Basketball Plays for the 3-Out, 2-In Motion Offense
By James Gels, from the Coach’s Clipboard Basketball Playbook, @ http://www.coachesclipboard.net
First read "Motion Offense". Here are a several plays to run out of the 3-2 motion offense. There is another page of simple 3-2 plays that youth teams might find more helpful. Like most plays, these plays can also be adapted to other set offenses. At the bottom of this page, there are several links with more plays that can be run from the 3-2 offense.
3-out, 2-In Motion Plays
"Kentucky-2" and "Kentucky-3" are the same play with the former run to the right side and the later run to the left. We run these out of our 3-out, 2-in motion set.
This play gives our O2 an excellent chance for a three-pointer. See diagram A. The play starts with a weave screen with O1 dribbling toward O2, handing off and screening for O2. Meanwhile, O5 cuts up to the weakside arc. O3 initially slides toward the corner (for spacing) but will eventually move back outside.
See diagram B. O2 dribbles toward the point and passes to O5. To get good spacing, it is important for O2 to dribble high to the top, even with the lane line. O4 picks for O1 who cuts around the screen, eventually out to the opposite corner. O5 can pass to O1 inside as our first "early" option. After screening for O1, O4 moves up and backscreens for O2.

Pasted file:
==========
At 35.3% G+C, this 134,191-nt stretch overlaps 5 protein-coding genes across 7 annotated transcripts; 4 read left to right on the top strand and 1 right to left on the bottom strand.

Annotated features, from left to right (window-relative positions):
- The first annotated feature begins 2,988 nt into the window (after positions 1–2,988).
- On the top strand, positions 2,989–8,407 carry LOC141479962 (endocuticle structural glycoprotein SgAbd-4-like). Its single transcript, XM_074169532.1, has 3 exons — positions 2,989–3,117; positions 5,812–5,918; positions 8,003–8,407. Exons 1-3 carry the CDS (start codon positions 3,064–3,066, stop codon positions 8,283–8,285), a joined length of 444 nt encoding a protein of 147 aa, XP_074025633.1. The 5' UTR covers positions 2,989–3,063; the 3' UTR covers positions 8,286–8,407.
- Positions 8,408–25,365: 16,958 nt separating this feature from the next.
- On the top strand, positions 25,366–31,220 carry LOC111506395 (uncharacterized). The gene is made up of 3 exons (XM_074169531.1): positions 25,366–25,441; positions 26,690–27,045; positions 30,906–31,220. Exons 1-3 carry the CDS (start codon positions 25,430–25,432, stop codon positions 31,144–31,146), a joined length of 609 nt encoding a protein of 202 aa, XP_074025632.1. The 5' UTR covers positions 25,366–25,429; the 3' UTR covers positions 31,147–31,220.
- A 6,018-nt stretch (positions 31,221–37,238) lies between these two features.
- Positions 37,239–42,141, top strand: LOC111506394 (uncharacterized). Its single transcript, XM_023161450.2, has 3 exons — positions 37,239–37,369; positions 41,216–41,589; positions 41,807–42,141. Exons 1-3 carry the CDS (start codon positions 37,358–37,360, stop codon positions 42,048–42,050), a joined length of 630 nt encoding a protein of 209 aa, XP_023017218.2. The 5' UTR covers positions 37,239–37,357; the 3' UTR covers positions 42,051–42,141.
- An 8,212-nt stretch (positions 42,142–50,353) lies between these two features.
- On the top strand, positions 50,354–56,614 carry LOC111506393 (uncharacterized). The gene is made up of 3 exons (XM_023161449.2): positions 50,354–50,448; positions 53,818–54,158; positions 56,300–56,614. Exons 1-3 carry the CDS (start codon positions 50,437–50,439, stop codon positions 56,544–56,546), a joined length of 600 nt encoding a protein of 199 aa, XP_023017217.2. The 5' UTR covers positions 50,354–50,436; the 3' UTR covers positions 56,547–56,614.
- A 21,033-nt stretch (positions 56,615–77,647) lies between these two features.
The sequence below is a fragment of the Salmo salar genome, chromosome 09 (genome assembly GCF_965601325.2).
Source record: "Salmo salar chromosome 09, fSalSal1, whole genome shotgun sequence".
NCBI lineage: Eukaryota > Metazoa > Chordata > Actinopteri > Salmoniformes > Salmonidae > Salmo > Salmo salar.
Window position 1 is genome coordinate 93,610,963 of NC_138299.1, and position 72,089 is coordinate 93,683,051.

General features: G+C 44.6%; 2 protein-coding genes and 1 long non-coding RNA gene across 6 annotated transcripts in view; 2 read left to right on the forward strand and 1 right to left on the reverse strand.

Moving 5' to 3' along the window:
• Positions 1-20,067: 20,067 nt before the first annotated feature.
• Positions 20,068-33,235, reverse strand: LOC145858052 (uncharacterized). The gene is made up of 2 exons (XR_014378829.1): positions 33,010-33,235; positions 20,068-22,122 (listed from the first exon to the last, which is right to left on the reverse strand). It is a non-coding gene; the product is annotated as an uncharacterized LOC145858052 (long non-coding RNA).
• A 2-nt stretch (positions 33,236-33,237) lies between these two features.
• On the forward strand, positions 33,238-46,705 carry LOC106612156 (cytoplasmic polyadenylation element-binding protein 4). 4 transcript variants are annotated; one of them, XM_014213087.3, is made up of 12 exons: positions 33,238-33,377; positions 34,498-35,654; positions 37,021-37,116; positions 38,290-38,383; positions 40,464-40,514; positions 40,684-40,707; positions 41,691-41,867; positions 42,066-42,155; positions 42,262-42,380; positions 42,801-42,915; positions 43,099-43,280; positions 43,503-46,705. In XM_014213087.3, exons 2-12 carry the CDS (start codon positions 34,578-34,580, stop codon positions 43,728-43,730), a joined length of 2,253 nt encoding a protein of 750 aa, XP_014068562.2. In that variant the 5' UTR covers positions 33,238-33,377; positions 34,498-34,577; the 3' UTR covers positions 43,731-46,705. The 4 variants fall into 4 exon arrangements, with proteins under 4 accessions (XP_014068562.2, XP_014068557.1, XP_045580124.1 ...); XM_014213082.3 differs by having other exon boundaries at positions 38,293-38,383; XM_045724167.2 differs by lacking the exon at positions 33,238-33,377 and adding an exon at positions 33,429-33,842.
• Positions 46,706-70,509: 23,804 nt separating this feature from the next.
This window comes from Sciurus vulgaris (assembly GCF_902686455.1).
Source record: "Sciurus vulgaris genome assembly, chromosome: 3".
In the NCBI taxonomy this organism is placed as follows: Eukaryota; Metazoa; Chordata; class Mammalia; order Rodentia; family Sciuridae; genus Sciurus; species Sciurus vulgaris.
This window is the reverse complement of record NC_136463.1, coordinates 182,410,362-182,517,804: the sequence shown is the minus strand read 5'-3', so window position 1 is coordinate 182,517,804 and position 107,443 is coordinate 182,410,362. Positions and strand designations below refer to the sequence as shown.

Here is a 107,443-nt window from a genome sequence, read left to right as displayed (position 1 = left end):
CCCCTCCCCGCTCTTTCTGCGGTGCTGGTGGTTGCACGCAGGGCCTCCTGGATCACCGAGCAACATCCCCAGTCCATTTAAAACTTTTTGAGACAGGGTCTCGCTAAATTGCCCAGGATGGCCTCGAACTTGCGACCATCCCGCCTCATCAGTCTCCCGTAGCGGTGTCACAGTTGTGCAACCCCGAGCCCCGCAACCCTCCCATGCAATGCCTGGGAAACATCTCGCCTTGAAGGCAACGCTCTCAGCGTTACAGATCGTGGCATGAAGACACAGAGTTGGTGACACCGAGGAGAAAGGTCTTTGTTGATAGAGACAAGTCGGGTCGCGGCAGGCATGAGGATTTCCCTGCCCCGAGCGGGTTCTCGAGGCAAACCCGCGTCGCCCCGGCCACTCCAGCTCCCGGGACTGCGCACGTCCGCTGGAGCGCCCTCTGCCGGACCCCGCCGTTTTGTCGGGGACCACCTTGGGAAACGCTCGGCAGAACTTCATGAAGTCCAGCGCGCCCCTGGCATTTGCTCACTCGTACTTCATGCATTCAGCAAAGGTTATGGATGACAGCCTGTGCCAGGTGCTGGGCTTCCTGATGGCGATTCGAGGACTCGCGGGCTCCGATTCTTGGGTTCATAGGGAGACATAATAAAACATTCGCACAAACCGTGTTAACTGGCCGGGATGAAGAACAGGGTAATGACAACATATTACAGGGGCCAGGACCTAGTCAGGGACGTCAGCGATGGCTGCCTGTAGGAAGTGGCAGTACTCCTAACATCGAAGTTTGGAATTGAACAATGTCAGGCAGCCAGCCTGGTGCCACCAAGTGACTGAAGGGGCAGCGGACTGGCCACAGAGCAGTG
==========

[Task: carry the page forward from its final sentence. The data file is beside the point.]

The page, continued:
See diagram C. O2 cuts around the back-screen and flares to the wing-corner area. O5 skips passes "over the top" to O2. After back-screening for O2, O4 rolls to the ball-side low post. O2 has the option of shooting the three-pointer, or passing inside to O4 in the low post. If the pass to O2 is denied, then O4 can post up inside and O5 can make the "hi-lo" pass to O4. Notice the weakside rotation after O5 passes to O2... O5 drops to the elbow, O3 rotates out to the point and O1 rotates to the left wing.